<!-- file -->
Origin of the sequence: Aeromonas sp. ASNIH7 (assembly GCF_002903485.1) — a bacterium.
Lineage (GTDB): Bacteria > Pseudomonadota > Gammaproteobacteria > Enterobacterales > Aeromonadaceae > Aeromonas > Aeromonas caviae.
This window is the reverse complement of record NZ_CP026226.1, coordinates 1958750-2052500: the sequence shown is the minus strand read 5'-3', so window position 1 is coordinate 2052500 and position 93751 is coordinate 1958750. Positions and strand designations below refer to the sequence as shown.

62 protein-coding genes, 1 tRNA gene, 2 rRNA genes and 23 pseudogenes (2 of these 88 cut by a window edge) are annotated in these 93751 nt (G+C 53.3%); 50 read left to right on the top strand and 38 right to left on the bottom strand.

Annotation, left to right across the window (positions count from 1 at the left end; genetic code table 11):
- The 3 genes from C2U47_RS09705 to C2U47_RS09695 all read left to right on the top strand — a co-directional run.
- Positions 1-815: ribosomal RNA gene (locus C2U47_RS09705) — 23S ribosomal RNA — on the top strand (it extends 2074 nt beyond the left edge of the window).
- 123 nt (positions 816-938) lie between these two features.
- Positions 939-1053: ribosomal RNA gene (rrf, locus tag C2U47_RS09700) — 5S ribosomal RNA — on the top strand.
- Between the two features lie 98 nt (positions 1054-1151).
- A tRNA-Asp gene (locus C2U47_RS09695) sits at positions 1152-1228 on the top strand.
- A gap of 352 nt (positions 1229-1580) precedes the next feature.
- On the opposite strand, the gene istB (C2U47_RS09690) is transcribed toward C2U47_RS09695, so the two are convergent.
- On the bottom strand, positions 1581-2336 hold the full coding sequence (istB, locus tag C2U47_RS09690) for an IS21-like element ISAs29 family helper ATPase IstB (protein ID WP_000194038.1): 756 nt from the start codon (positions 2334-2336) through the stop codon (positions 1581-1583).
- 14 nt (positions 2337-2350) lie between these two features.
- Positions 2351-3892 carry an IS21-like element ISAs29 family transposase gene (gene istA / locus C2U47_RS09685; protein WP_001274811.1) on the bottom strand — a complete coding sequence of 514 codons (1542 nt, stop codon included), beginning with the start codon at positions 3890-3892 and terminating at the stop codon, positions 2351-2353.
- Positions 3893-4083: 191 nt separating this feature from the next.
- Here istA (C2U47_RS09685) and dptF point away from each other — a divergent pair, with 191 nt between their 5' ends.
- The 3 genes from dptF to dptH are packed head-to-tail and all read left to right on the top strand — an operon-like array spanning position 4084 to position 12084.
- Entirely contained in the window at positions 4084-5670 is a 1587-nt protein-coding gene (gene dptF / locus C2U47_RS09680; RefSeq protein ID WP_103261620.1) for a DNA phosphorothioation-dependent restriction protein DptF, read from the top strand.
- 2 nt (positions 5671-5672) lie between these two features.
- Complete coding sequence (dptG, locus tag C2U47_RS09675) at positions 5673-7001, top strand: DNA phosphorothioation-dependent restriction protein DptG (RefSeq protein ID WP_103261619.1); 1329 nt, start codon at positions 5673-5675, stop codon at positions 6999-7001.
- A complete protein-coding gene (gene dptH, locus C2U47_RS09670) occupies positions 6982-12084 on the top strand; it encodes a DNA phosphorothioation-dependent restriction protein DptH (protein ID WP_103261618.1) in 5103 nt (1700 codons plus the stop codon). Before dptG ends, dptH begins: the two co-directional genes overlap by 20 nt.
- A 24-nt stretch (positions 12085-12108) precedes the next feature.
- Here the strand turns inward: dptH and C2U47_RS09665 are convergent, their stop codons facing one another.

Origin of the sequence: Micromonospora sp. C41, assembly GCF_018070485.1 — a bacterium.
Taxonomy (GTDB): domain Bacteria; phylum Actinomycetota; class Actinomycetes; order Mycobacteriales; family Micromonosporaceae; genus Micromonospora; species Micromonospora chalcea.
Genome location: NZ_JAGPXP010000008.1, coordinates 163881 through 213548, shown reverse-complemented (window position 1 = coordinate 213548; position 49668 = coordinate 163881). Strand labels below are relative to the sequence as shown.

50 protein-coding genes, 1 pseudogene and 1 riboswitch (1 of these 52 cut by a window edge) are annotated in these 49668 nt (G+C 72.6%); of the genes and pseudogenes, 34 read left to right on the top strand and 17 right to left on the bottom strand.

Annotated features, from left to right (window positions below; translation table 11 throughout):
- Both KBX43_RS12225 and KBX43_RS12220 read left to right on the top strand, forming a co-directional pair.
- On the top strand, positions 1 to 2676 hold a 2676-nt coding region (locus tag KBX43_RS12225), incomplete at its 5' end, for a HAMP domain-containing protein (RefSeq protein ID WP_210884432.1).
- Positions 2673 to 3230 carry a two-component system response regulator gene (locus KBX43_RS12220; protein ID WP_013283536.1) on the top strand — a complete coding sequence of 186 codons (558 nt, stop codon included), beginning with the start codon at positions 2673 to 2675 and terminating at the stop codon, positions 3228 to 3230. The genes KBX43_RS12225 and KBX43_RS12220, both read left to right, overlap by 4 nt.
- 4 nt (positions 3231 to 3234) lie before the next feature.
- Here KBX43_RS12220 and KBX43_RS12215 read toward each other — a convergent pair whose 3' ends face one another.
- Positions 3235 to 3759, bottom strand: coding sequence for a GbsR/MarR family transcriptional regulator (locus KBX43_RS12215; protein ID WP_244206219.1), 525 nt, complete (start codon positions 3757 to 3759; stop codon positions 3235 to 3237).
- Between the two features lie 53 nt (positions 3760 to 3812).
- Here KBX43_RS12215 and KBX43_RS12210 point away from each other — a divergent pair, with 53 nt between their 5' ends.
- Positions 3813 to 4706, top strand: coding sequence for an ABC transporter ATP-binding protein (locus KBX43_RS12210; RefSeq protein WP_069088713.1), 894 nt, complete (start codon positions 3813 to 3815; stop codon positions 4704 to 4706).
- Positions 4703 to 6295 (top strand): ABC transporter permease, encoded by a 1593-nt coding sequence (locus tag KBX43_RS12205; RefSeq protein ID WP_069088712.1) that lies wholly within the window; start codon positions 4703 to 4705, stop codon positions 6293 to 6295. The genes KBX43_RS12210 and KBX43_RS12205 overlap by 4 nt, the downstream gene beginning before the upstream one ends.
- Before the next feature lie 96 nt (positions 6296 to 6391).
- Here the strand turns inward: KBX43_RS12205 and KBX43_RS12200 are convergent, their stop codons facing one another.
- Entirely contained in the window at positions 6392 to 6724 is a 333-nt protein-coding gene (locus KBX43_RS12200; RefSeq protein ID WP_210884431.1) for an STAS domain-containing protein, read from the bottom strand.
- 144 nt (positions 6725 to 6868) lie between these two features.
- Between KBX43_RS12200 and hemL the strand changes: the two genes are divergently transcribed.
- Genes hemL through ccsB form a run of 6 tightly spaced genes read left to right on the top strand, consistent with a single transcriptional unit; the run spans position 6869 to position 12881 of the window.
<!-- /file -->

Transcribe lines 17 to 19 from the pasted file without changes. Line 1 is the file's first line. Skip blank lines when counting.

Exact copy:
- Positions 3893-4083: 191 nt separating this feature from the next.
- Here istA (C2U47_RS09685) and dptF point away from each other — a divergent pair, with 191 nt between their 5' ends.
- The 3 genes from dptF to dptH are packed head-to-tail and all read left to right on the top strand — an operon-like array spanning position 4084 to position 12084.